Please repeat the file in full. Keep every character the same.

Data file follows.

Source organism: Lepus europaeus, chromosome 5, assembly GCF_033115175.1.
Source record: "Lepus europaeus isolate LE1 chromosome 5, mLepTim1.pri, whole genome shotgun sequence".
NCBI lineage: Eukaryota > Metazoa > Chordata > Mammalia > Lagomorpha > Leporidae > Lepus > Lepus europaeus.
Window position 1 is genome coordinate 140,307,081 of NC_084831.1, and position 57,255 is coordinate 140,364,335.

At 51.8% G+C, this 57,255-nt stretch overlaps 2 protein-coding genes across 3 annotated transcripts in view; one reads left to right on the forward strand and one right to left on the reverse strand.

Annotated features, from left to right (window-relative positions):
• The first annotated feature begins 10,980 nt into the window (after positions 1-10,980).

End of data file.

Source organism: Lepus europaeus, chromosome 5, assembly GCF_033115175.1.
Source record: "Lepus europaeus isolate LE1 chromosome 5, mLepTim1.pri, whole genome shotgun sequence".
NCBI lineage: Eukaryota > Metazoa > Chordata > Mammalia > Lagomorpha > Leporidae > Lepus > Lepus europaeus.
Window position 1 is genome coordinate 140,307,081 of NC_084831.1, and position 57,255 is coordinate 140,364,335.

At 51.8% G+C, this 57,255-nt stretch overlaps 2 protein-coding genes across 3 annotated transcripts in view; one reads left to right on the forward strand and one right to left on the reverse strand.

Annotated features, from left to right (window-relative positions):
• The first annotated feature begins 10,980 nt into the window (after positions 1-10,980).